Daniel DeFabio visits the new set of Star Trek: Phase II, a fan-production so perfect that its episodes seem warped straight out of 1968.

Star Trek fans have long dreamed of joining the ranks of Starfleet, crafting uniforms and suiting up to play the part. Some go the extra mile, creating fan-films to memorialize their star turn. But few take it to the same level as James Cawley, creator of 14 episodes so exquisitely-formed they evoke the 1960s as perfectly as they do the future.

Since 2004, Cawley's Star Trek Phase II has stood out as an unofficial continuation of the original five year mission of Kirk, Spock, and McCoy—as promised in the original series, but ultimately abandoned in favor of shooting the official film series. Although the Phase II episodes are done on a low budget, Cawley quite likely owns the largest collection of Star Trek costumes, props, make-up and sets (yes, sets, plural) of anyone outside of Paramount Studios. His skill, and an impressive gathering of fellow fan volunteers, achieves surprisingly high levels of faithfulness.

Ten years into his own mission, Cawley and his team began a new phase of Phase II. This summer, they packed up their old crowded studio in a converted auto mechanic's shop in and moved to a 13,000 square foot space in Ticonderoga, NY. The move allowed them to build more of the sets seen in Star Trek: The Original Series, such as the medical lab, engineering, the captain's quarters, the transporter room, and even the curved hallway. Their previous studio allowed for only the bridge to remain as a permanent set. Other locations had to be built and dismantled as needed.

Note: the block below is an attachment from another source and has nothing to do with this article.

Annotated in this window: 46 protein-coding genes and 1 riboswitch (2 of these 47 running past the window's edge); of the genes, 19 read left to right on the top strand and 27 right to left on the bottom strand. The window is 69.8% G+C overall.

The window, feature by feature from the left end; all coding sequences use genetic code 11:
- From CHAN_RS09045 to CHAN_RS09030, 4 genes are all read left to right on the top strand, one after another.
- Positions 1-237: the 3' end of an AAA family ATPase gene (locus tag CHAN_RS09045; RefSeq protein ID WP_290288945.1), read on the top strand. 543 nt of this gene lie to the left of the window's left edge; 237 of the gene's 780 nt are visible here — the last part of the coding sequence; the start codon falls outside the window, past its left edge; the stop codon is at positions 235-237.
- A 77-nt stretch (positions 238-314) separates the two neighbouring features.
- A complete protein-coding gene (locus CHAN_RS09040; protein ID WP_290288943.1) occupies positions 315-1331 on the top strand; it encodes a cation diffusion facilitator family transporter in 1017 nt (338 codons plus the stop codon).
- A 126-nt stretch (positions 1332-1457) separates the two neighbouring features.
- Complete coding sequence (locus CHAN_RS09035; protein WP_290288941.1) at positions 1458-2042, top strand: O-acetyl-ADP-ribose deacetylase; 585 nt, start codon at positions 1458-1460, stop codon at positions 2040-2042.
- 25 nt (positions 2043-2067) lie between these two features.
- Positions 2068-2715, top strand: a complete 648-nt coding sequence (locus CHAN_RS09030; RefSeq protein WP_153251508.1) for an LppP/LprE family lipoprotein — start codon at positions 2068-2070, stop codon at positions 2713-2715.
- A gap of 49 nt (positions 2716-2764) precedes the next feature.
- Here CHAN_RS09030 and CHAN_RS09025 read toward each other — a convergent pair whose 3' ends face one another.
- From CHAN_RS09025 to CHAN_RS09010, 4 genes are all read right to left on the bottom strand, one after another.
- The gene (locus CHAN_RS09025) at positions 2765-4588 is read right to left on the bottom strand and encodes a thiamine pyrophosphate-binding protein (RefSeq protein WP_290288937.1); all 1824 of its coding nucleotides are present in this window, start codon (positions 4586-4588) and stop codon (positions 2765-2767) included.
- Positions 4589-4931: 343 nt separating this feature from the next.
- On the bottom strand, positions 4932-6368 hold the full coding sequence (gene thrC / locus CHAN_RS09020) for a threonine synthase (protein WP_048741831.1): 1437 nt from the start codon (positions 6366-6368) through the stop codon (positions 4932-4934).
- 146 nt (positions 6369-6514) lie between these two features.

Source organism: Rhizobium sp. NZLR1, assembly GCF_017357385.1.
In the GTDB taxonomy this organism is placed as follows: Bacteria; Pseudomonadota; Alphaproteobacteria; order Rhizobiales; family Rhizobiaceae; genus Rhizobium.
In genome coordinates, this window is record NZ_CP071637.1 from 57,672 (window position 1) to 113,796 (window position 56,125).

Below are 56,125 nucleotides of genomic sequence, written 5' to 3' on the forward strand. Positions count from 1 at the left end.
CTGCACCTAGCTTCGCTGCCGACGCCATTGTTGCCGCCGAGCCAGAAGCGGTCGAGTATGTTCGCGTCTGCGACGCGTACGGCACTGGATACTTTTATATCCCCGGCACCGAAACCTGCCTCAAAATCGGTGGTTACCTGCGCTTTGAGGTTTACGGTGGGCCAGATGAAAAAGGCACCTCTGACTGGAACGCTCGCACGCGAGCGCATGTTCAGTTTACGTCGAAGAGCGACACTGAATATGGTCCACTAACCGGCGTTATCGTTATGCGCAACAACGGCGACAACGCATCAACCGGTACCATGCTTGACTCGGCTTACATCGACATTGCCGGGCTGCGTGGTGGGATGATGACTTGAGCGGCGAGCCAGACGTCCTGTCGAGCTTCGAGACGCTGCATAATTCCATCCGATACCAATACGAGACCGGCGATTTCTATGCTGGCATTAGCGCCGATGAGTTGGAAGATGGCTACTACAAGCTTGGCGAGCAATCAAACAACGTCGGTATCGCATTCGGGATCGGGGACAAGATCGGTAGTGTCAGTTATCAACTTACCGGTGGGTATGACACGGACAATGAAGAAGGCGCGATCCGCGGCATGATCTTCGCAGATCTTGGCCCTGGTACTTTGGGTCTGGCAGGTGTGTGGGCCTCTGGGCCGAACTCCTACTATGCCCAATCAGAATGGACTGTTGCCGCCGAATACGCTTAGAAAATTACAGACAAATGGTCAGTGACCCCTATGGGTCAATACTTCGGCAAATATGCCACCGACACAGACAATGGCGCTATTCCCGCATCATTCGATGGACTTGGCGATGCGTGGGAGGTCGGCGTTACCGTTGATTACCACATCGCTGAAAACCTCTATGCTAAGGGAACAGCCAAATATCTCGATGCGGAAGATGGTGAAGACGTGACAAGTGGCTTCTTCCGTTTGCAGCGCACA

"By the time we're done, we will have the biggest, most elaborate, most accurate-without-question sets on the planet," says Cawley. "It gives us every set that was back at Desilu."


The show, available at startreknewvoyages.com was nominated for the Hugo Award for Best Dramatic Presentation, Short Form in 2008.

Star Brian Gross, who plays Captain James T.Kirk, tells of shooting his first episode and literally waiting for the paint to dry on a set before they could shoot the next scene. Touring the new Phase II studio, however, it seems that while many things have changed for the better, the paint situation might not be one of them.

Cawley is shouting that a coat of primer in Kirk's quarters is done wrong and will set back the schedule. Across the room, another painter turns a studio wall into a giant green screen, behind the Guardian of Forever. In the TOS episode "City on the Edge of Forever", the same Guardian allowed Kirk and crew to travel back in time to the 1930s. Here, it's an appropriate set-piece for a studio built to allow actors to return to a show from the 1960s. Like all the sets, it's impressive but unfinished. The bridge lacks its signature control panels and monitors. It's two days before they'll shoot.

Mark Edward Lewis directs Phase II for the first time, having served as post-production supervisor on two previous episodes.

"In the old sets, they were shoe-horned," Lewis says. "There really wasn't any way to pull a wall out and get a camera back. Now every wall flies. That means you can pull a wall out and get the camera, pulling it back, shooting on long lenses or whatever we need. Which is very television, very Hollywood, and very important."

To say that Phase II gets the look of TOS right is an understatement. Phase II nails details that only obsessed fans would know or care about.

"We literally have the director of photography, Jeff Barklage, who worked with the man who used to light Star Trek the original series. Knows all the tricks. The lighting, the glows, the filters, the lens. He's even using lenses that were used on the show," says Lewis.